Before his presentation at the Blockchain Expo on March 17th, The Block will talk to Fergal Downey about the inner workings of his engineering team, his thoughts on the challenges for business organizations and the possible future directions of the blockchain industry.

Fergal Downey is Vice President (VP) of Engineering at Rakuten Blockchain Lab in Belfast, the blockchain-based products and solutions team at Japanese e-commerce giant Rakuten. Before joining Bitnet Technologies in 2016, he led an engineering team at Bitnet Technologies, a platform for managing cryptocurrency payments. He also served as Senior Director for Visa-acquired credit card payment company CyberSource in California and Belfast.

With two decades of fintech experience and his early involvement in new blockchain solutions, Downey’s session at Blockchain Expo will provide a deep insight into the practical aspects of blockchain adoption across the financial industry and beyond. He will speak in Rakuten about road tests and scaling the introduction of blockchain technologies.

“I’m going to make a number of recommendations on how we’ve approached and promoted blockchain adoption in a large company like Rakuten,” Downey told The Block. “The talk covers topics such as educating the rest of your company about what you want to achieve, developing partnerships, experimenting, and aligning with your company’s product strategy.”

One of the engineering team’s biggest projects in recent years was the development and maintenance of Rakuten Wallet, a cryptocurrency app released in August 2019 only for Japan.

Last month, the company announced that cryptocurrency holdings in the app could be used to fund users’ Rakuten Cash (e-money) accounts.

“These funds can then be used at hundreds of different retailers like 7-Eleven and McDonald’s,” says Downey. “News outlets reported that you can now buy a Big Mac with your crypto assets. We loved it as it shows mainstream adoption in Japan.” The Rakuten laboratory recently completed a proof of concept with the Irish IoT startup Wia to show a possible way to pursue the Covid-19 compliance of companies. Downey explains that his team “used a combination of occupancy information from IoT sensors in buildings to write tamper-proof events on a private blockchain, which then provides an audit trail for Covid-19 regulations.”

This is also mentioned in Downey’s upcoming session. “So you can see if a particular office, restaurant, or other business has stayed within its occupancy limits according to guidelines from local authorities. This is then recorded and accessible through the blockchain, ”he adds.

Talking about the day-to-day work at Rakuten Blockchain Labs and the challenges the company faces, Downey notes that having a blockchain-specific engineering team is different from traditional forms of data storage.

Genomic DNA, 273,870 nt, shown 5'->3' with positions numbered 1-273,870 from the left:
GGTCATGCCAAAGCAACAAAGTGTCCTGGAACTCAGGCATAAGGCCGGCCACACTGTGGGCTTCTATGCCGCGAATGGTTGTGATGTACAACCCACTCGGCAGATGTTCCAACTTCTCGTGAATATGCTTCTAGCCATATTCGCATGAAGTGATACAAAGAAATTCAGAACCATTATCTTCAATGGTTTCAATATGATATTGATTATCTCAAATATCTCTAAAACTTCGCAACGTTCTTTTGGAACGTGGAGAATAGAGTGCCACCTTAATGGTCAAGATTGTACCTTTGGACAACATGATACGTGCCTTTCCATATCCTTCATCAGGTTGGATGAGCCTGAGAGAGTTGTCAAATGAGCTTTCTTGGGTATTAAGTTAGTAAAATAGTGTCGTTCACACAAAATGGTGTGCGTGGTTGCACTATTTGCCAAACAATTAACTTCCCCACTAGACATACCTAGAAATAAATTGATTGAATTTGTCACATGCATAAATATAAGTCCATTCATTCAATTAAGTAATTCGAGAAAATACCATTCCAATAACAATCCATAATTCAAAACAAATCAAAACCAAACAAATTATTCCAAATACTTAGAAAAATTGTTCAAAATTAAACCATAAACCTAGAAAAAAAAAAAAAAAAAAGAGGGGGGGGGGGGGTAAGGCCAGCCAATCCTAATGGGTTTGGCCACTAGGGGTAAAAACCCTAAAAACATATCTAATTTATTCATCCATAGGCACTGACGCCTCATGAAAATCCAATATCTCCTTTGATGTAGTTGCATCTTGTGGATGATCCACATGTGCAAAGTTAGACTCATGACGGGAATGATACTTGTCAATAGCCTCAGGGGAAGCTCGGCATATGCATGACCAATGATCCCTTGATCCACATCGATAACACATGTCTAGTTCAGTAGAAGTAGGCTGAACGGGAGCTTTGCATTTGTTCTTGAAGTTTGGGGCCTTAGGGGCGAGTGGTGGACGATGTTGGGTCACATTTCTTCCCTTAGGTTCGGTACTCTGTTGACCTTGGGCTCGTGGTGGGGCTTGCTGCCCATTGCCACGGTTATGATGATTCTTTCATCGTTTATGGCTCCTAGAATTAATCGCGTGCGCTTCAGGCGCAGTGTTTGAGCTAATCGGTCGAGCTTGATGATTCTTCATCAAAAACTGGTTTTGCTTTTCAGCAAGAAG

“One key difference is that we have to deal with the finality of the blockchain means of storing data,” he explains. “Once a transaction has been confirmed as an existing block in the ledger, there is no going back and we have to align our platform with it.

“Other problems arise from the constant changes in cryptocurrency systems,” adds Downey. “For example, we have to deal with a bitcoin money fork twice a year. The last time it forked, it wasn’t until after it happened that we knew which of the forks would be the main fork, so we had to factor in both contingencies. “

Adapting to extensive changes to cryptocurrency systems is an integral part of Rakuten Labs’ work schedule. Since Rakuten Wallet supports Ethereum trading, the upcoming Ethereum 2.0 upgrades are causing the team some difficulties.

“Some of the future Ethereum upgrades will damage our systems and some will not. It’s similar when you’re hooked into a third-party API and they change their API, “says Downey. “It is always likely that something will change.”

Downey elaborates on broader trends in the blockchain space and shares his thoughts on some of the key challenges companies and the industry will face in 2021.

He notes that skills have been a serious problem in the past as a lot of knowledge is required to create blockchain-based solutions. However, this is becoming less and less of a problem for organizations that offer Blockchains-as-a-Service (BaaS).

As this problem becomes less important, others become more important. “To see the real benefits of blockchain, you have to participate in a blockchain network,” says Downey. “If Facebook only had two people with accounts, it would be of limited use as a social network. [Blockchains] are more valuable when a consortium of organizations participates. “

Speaking of the industry in general, Downey believes that “many companies still consider blockchains to be optional. You see blockchain projects as side projects that don’t require prioritization. “

He attributes this to blockchains, which are still in its infancy as an emerging technology. With a view to the next decade of blockchain development and integration, Downey expects greater mainstream acceptance, a diverse selection of different blockchains for different functions, and increased tokenization of assets.

“I don’t think there will be a blockchain that rules them all. Just like with databases today, it will be a technical choice that depends on the specific requirements. With that in mind, however, I also think that interoperability will be key to the industry’s success. “

While bumps remain for the future of blockchain adoption, Downey and his team at Rakuten Blockchain Labs are working hard to smooth out those bumps and make the journey a smooth one.

Editor’s Note: Check out Downey’s talk at Blockchain Expo on March 17th to learn more about how the teams of blockchain-based solutions are achieving this adoption.

Would you like to hear more in person? For more information, visit the Blockchain Expo World Series in Global, Europe and North America.

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